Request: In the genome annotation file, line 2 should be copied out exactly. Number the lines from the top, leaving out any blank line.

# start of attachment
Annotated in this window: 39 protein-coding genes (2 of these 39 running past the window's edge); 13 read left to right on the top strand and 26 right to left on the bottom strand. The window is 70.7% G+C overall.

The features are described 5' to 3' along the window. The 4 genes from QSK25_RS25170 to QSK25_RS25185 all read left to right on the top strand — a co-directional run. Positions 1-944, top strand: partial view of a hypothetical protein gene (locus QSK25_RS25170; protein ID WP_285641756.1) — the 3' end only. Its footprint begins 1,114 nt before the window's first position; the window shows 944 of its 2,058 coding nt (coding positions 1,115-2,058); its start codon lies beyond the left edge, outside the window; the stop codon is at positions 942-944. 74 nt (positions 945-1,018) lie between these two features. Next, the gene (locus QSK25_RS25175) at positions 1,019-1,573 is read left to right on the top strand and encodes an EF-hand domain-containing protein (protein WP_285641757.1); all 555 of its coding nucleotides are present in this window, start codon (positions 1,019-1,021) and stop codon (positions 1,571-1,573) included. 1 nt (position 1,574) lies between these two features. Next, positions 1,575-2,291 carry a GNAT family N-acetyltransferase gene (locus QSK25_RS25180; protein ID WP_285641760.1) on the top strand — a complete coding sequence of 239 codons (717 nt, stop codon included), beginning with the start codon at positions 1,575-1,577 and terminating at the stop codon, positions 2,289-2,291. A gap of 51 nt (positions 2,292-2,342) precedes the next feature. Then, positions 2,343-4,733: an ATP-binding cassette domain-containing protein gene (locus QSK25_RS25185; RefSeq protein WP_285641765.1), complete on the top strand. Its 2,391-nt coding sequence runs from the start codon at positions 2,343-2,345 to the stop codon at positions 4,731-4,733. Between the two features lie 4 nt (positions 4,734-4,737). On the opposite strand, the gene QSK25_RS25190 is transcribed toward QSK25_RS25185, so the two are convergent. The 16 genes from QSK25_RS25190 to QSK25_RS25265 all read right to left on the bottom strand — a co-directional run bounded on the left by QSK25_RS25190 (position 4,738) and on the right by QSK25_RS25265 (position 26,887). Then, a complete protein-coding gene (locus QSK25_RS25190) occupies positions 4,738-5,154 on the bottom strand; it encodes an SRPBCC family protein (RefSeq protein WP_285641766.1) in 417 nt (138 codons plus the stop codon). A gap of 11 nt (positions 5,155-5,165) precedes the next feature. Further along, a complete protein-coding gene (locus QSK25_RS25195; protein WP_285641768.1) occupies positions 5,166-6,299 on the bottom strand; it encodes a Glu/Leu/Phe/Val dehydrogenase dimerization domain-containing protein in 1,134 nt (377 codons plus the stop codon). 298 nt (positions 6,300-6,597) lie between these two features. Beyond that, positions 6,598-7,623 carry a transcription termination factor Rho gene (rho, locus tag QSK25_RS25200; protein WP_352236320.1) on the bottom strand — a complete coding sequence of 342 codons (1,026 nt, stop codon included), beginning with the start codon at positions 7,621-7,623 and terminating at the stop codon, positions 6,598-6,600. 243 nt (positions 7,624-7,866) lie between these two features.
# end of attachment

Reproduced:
The features are described 5' to 3' along the window. The 4 genes from QSK25_RS25170 to QSK25_RS25185 all read left to right on the top strand — a co-directional run. Positions 1-944, top strand: partial view of a hypothetical protein gene (locus QSK25_RS25170; protein ID WP_285641756.1) — the 3' end only. Its footprint begins 1,114 nt before the window's first position; the window shows 944 of its 2,058 coding nt (coding positions 1,115-2,058); its start codon lies beyond the left edge, outside the window; the stop codon is at positions 942-944. 74 nt (positions 945-1,018) lie between these two features. Next, the gene (locus QSK25_RS25175) at positions 1,019-1,573 is read left to right on the top strand and encodes an EF-hand domain-containing protein (protein WP_285641757.1); all 555 of its coding nucleotides are present in this window, start codon (positions 1,019-1,021) and stop codon (positions 1,571-1,573) included. 1 nt (position 1,574) lies between these two features. Next, positions 1,575-2,291 carry a GNAT family N-acetyltransferase gene (locus QSK25_RS25180; protein ID WP_285641760.1) on the top strand — a complete coding sequence of 239 codons (717 nt, stop codon included), beginning with the start codon at positions 1,575-1,577 and terminating at the stop codon, positions 2,289-2,291. A gap of 51 nt (positions 2,292-2,342) precedes the next feature. Then, positions 2,343-4,733: an ATP-binding cassette domain-containing protein gene (locus QSK25_RS25185; RefSeq protein WP_285641765.1), complete on the top strand. Its 2,391-nt coding sequence runs from the start codon at positions 2,343-2,345 to the stop codon at positions 4,731-4,733. Between the two features lie 4 nt (positions 4,734-4,737). On the opposite strand, the gene QSK25_RS25190 is transcribed toward QSK25_RS25185, so the two are convergent. The 16 genes from QSK25_RS25190 to QSK25_RS25265 all read right to left on the bottom strand — a co-directional run bounded on the left by QSK25_RS25190 (position 4,738) and on the right by QSK25_RS25265 (position 26,887). Then, a complete protein-coding gene (locus QSK25_RS25190) occupies positions 4,738-5,154 on the bottom strand; it encodes an SRPBCC family protein (RefSeq protein WP_285641766.1) in 417 nt (138 codons plus the stop codon). A gap of 11 nt (positions 5,155-5,165) precedes the next feature. Further along, a complete protein-coding gene (locus QSK25_RS25195; protein WP_285641768.1) occupies positions 5,166-6,299 on the bottom strand; it encodes a Glu/Leu/Phe/Val dehydrogenase dimerization domain-containing protein in 1,134 nt (377 codons plus the stop codon). 298 nt (positions 6,300-6,597) lie between these two features. Beyond that, positions 6,598-7,623 carry a transcription termination factor Rho gene (rho, locus tag QSK25_RS25200; protein WP_352236320.1) on the bottom strand — a complete coding sequence of 342 codons (1,026 nt, stop codon included), beginning with the start codon at positions 7,621-7,623 and terminating at the stop codon, positions 6,598-6,600. 243 nt (positions 7,624-7,866) lie between these two features.